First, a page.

Tuesday, 27 October 2020
I start by thanking the Leader of the Opposition for moving this motion and I thank the Prime Minister for his words in support of those in Victoria. In the story of this year the significance of Victoria having just recorded two consecutive days with zero cases is hugely important. On 30 July, just 12 weeks ago, Victoria recorded 723 new cases of coronavirus. On that same day in Great Britain there were 846 new cases. Today with zero cases in Victoria, we saw yesterday in Great Britain 20,890 new cases of coronavirus recorded. It speaks to how contagious this virus is. It speaks to how easily this virus can spread if it is not checked. But it also speaks to the incredible achievement of bringing under control the outbreak of this virus which has occurred in Victoria over the last few months. Around the world there is hardly a precedent for it. The credit for that first and for most goes to the people of Victoria.
In regional Victoria over the last few months we have been living under stage three restrictions. For many people in this chamber, indeed for many people around the country beyond Victoria, that is an experience that was lived earlier in the year. But in Melbourne, over the last few months, people have been living under stage 4 restrictions, and from speaking with colleagues, with friends, with family, I can tell you that enduring the stage 4 restrictions in Melbourne saw as big a difference between that and stage 3 as there is between stage 3 and nothing.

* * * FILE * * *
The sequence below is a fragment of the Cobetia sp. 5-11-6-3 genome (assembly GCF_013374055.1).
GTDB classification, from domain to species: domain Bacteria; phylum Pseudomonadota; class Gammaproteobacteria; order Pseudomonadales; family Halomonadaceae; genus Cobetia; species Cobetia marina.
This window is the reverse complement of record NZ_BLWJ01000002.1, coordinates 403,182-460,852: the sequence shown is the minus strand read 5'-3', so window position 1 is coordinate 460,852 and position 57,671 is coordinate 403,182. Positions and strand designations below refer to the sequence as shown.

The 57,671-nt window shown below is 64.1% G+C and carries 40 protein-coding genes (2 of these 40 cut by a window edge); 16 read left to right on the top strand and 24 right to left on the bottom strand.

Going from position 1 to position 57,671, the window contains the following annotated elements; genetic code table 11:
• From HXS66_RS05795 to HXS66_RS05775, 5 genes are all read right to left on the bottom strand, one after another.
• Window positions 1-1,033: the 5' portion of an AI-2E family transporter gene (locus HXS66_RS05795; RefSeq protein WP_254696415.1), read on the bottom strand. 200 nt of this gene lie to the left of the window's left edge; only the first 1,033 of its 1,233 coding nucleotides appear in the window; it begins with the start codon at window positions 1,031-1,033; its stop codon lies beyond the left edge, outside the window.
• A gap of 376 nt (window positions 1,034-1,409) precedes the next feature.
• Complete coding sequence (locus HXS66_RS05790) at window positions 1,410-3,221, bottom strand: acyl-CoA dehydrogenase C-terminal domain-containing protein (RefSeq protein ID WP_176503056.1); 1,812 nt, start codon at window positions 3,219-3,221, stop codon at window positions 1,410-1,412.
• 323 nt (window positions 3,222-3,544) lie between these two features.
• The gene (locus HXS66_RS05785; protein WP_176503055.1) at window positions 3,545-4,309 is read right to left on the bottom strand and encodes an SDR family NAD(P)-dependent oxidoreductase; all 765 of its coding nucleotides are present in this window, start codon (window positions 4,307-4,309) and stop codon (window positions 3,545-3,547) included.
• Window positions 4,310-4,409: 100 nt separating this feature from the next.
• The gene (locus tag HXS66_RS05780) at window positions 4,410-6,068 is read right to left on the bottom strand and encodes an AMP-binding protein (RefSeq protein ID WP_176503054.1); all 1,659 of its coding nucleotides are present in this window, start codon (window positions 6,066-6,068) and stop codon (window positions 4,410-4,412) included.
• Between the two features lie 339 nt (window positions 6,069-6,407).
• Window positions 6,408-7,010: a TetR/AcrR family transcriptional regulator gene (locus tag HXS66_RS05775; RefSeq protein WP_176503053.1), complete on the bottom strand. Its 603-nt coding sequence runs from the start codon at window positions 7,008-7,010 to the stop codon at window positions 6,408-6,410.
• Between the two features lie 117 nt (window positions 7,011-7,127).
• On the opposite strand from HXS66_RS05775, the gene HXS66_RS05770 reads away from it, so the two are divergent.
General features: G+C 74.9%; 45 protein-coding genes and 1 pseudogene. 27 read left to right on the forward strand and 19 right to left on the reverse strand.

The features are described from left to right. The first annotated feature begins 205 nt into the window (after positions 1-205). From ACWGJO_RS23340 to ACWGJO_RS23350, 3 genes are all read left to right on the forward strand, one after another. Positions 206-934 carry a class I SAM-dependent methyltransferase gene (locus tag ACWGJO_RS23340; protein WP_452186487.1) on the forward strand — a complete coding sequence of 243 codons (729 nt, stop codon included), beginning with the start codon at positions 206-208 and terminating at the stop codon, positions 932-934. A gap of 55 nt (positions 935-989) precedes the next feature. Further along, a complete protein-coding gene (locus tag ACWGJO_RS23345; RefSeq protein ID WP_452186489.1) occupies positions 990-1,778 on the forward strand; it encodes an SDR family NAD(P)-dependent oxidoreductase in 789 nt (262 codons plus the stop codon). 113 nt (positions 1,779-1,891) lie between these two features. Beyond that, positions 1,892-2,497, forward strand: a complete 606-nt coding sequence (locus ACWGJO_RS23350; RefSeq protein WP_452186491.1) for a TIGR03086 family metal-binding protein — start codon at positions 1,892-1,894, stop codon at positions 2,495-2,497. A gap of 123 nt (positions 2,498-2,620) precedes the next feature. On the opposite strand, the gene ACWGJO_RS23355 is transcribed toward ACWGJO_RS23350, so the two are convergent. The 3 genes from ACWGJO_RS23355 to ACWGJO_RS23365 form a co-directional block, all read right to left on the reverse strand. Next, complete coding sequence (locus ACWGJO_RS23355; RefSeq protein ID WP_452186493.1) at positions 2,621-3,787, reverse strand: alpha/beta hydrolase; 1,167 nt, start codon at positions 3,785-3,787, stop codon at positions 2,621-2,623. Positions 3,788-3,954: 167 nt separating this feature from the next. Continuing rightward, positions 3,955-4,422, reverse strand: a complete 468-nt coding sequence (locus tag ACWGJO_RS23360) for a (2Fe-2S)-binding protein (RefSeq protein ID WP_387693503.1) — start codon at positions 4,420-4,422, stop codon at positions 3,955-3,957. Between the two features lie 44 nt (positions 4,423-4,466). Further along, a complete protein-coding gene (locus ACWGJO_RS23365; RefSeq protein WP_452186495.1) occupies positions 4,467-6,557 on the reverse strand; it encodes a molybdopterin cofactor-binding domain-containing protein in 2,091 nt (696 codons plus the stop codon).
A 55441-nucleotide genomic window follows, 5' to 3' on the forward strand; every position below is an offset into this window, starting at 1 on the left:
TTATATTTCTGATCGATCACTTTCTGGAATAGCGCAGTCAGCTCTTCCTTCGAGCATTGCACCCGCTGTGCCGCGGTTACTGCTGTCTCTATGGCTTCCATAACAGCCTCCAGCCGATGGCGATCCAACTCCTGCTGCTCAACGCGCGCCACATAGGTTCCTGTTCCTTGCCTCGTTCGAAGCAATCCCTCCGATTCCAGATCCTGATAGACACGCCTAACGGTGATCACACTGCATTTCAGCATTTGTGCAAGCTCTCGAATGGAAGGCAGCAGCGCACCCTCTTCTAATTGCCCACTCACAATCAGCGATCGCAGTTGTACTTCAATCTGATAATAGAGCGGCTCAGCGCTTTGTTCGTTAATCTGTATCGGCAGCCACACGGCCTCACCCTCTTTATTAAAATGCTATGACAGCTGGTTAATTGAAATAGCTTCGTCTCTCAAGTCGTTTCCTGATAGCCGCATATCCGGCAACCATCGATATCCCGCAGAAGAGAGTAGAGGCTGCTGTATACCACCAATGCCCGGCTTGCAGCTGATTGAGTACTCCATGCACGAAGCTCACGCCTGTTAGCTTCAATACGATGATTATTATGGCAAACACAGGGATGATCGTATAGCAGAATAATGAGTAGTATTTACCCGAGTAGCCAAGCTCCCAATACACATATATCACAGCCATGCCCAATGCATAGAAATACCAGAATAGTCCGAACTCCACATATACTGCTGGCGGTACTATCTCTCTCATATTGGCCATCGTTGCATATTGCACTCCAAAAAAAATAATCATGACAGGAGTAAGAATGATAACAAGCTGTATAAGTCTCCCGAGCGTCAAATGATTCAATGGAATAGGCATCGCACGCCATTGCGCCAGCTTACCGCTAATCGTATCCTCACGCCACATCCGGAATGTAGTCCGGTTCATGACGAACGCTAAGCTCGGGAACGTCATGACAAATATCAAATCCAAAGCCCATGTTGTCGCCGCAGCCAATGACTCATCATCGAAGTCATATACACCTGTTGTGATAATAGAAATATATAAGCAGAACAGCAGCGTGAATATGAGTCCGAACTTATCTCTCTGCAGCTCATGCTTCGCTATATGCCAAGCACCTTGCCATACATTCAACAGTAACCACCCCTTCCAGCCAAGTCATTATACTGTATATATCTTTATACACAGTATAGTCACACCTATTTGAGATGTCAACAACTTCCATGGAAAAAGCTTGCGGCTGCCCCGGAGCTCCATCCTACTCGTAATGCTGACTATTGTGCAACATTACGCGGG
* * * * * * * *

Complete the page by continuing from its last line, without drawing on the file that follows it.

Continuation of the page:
In my lifetime, I have never witnessed up close such an experience of stress within our society—p eople making a decision every night about how they were going to spend that precious single hour outdoors the next day; p eople in Melbourne living under a curfew in a way which I would never have imagined. It has changed life in every way, including in this place . The members of parliament who you see on the screen behind me speak to that, and I want to acknowledge every one of the Victorians who is not here today.
There were m onths on end of not seeing loved ones in aged - care facilities —and, as COVID-19 started to work its way through aged - care facilities, an utter sense of terror on behalf of grandparents, on behalf of a father, on behalf of a mother. The families of 653 aged - care residents have had the heartbreaking experience of saying goodbye to their loved one in a way that they would never have wished to, in a way that was characterised by loneliness.
In the journey from the dark days of July to where we are now, there has been a story of leadership. Yes, t here have been mistakes, and t he Victorian government immediately established a judicial inquiry which is working through those issues as we speak. But the Victorian government has also been a source of crystal - clear decisions , at the heart of which has been the very best medical advice, which has guided us from where we were back in July to where we are right now.
The rhythm of life for Victorians and for Melburnians is defined by great cultural and sporting events , and the significance of what has occurred in the last 48 hours is that Melburnians can now look forward to the Comedy Festival in March, having a beer at the Espy over summer , visiting the Vic Market on a Saturday morning once again , going to the tennis — the Australian Open at Melbourne Park—and seeing the Boxing Day Test at the MCG with a renewed sense of confidence, of hope and of optimism.